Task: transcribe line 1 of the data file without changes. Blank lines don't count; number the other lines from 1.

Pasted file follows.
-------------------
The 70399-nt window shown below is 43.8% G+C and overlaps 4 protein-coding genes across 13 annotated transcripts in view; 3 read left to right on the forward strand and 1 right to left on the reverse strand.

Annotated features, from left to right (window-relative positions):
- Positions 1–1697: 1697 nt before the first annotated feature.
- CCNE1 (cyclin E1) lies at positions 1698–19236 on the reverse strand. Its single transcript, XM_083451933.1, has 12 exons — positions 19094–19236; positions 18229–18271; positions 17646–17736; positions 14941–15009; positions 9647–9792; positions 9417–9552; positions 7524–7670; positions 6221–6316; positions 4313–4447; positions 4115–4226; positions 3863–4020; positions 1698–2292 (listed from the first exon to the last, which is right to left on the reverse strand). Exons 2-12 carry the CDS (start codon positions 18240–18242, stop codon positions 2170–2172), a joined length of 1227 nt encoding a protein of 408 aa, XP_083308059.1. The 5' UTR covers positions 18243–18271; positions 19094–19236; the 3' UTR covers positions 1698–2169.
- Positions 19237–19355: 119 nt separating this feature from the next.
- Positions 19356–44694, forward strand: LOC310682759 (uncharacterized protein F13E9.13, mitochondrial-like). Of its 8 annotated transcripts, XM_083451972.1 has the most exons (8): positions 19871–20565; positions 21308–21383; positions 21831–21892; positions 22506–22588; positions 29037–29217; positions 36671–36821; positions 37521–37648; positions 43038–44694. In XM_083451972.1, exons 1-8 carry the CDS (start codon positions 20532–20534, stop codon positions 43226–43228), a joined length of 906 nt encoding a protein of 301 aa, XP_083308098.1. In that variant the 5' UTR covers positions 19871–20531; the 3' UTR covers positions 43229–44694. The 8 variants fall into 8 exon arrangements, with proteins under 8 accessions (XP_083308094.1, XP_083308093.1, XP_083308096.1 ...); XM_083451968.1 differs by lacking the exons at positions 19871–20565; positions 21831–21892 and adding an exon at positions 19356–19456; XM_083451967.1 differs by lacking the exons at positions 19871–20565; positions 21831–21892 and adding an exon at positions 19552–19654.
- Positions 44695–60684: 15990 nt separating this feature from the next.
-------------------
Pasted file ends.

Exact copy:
The 70399-nt window shown below is 43.8% G+C and overlaps 4 protein-coding genes across 13 annotated transcripts in view; 3 read left to right on the forward strand and 1 right to left on the reverse strand.